Currently I am teaching a church planting class at Gateway Seminary. During each session, the class interviews planters who are in start-up phases.
One conversation was with a leader who is planting in a fairly wealthy community in the Silicon Valley and the plant will be fairly well funded. After class, one student, clearly stunned, took me aside and asked how the planter could afford to plant in that community. This student is from a local Hispanic background where he is aware of no planters who receive even a fraction of the same financial support. All kinds of considerations come into play.
The Bivocational Option
Ali Roohi, the interviewee mentioned above, has ministered for many years in local churches while working as an engineer. He is a respected individual with great relationships, and was able to remain employed in his field while gathering a core group, learning church planting basics, formulating a vision, writing a prospectus, and raising support.
His vision, values, and even the church name (Center Set Church, reflecting a particular mathematical principle) is attractive to those he aims to reach. Ali plans to use a launch model approach, and remained bivocational until just a few months prior to preview services. This showed wisdom and prudence. Also note that he was able to be financially solvent before resigning his lucrative secular job.
While it is valid to work bivocationally during the early stages of church planting, it is also possible to consider marketplace ministry as an open-ended approach to mission and ministry. This happens especially well in the context of teamship where the hard work of starting a church is shared among a group. In addition, jobs best suited to church planting are:
- Relational. They allow planters to meet people and forge ongoing relationships.
- Respectable. They work at something respected by people the plant hopes to reach.
- Reasonable. The job must not take all of the planter’s time or thought energy.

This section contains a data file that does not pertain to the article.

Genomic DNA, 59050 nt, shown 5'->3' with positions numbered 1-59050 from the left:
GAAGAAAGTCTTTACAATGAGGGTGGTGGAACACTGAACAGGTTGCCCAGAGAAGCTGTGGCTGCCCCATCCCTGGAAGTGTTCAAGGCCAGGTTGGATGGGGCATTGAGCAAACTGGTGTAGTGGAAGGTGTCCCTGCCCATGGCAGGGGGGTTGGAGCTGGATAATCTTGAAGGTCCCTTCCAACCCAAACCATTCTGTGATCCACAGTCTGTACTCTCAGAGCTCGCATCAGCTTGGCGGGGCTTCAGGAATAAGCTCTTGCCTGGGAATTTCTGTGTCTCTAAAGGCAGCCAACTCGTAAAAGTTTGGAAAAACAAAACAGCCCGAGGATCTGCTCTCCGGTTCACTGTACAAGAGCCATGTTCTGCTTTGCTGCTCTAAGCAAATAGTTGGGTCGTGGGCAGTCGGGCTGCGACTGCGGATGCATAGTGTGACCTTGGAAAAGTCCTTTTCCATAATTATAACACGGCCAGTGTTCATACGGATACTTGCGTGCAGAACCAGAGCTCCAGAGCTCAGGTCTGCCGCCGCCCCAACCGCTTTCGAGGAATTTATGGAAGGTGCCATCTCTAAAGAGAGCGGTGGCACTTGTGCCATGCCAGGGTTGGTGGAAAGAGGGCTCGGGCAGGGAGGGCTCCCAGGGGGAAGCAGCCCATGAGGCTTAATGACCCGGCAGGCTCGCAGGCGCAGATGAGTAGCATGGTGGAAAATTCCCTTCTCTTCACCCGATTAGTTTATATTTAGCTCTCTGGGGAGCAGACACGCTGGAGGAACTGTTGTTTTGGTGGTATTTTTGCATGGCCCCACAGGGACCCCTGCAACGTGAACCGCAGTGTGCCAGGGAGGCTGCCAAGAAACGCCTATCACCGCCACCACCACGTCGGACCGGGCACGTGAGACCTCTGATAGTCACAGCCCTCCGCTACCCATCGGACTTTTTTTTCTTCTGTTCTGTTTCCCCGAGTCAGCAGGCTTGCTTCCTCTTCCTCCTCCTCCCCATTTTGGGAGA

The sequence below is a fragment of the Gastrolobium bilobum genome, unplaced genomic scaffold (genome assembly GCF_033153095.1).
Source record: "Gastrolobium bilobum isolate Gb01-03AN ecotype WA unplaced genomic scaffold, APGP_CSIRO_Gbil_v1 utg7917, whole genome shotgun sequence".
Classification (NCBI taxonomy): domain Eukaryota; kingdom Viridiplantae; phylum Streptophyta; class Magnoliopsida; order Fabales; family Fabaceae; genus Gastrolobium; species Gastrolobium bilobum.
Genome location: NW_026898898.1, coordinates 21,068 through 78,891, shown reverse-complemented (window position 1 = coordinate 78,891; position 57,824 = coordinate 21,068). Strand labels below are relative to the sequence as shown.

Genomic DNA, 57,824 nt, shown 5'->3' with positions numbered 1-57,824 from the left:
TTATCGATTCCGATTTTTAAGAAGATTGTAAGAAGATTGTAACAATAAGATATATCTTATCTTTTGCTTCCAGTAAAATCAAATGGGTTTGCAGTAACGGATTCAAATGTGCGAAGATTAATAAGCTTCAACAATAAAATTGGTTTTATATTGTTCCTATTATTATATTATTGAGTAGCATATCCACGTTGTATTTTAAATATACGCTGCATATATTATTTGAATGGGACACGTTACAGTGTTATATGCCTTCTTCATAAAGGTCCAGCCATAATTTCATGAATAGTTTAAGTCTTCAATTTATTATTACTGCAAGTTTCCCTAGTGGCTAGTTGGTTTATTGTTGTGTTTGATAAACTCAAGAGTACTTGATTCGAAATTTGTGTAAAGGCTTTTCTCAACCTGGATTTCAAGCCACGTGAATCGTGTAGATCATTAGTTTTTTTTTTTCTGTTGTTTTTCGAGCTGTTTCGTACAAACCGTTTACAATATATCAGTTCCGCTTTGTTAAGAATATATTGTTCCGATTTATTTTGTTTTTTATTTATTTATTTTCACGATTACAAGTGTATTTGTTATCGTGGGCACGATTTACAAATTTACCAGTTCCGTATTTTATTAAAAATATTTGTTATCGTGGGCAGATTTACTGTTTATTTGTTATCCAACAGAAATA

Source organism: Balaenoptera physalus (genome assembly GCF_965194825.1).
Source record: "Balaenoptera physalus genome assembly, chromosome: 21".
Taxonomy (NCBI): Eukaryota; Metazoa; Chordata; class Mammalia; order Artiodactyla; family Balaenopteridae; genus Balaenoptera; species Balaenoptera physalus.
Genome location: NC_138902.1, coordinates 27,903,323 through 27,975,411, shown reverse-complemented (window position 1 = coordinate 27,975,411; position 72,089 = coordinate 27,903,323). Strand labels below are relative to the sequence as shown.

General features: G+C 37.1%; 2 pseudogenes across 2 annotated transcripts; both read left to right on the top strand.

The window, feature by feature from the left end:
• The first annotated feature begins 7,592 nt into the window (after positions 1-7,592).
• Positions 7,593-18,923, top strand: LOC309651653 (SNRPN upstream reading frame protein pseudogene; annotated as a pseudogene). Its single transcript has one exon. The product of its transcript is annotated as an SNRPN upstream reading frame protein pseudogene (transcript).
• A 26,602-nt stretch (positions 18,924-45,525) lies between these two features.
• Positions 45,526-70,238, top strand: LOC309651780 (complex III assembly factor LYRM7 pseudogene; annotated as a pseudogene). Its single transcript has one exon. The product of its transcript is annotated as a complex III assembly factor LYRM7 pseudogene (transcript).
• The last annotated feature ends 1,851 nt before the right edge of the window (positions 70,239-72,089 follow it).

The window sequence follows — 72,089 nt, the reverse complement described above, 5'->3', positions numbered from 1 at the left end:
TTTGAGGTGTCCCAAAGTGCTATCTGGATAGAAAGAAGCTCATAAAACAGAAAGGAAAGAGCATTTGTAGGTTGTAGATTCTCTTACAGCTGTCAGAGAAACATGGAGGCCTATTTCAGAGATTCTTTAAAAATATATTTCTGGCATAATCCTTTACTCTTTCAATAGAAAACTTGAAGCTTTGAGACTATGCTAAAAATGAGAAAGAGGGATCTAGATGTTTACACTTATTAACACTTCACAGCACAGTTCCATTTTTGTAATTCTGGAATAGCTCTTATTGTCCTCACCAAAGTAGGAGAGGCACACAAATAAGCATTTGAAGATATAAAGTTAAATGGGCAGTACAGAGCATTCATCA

- Redemptive. They are jobs that allow others to see Christ at work in the planter.
Peter Jung is a Korean business man who is planting a church in a new immigrant Latino and Vietnamese community. He is starting the church by first meeting the needs of families. A large Chinese Church and a large Korean church are assisting as volunteers for ongoing service, and provide financial assistance for facility rental, supplies, and special outreach events. The model allows for the process of deep relational evangelism over a longer period of time than the kind of church plant where the planter seeks “low hanging gospel fruit.”
Turning Models Inside Out
Several kinds of models dominate the church planting scene. Models and methods are good places to end, but not suitable starting places. Consider the following five factors as tributaries that flow together into a sea that reflects model, methods, approaches, and strategies.
You. How are you and your team wired, gifted, talented, anointed and called? At what things are you not good and need assistance? Are you indigenous to the community or new and need to understand it better before planting a church?
Theology. What is your nuanced theology? How does that inform and challenge your church planting approach? How does it uniquely help you know what to do and how to frame vision, mission, and values?
Culture. Who are the people God has called you to reach? Is it a diverse or homogenous, community and in what ways? Is its worldview Christian, secular, or something else? How does that inform your model, strategy, and methods?
Context. Is the place where you are called to plant urban, suburban, or rural? Is it a new master planned community or an old city with existing spiritual baggage, or…? These kinds of things always affect how a church starts, how quickly it takes off, and the rate at which people are willing to connect to a new spiritual community.
Pragmatics. Do you have financial support or not, team members or not? Do you have a Sending Church that is praying, paying and playing with you? Some church planting models need more of these things than others. Some strategies seem to assist that a new church launch as a full-fledged church, while others allow a new church to learn to crawl before it walks, and walk before it runs. It is not lack of faith, but missionary wisdom to consider practicalities and move ahead with financial discretion.
All of the above help planters consider models that fit their vision, situation, and team, at the same time helping the plant be financially viable.
Making the Ask
Ali and Peter, both mentioned above, are comfortable asking for financial assistance from churches and individuals. They are credible, trustworthy leaders, who know how to communicate their visions so that others want to participate. They believe it is biblical for the Body of Christ to engage in supporting kingdom laborers.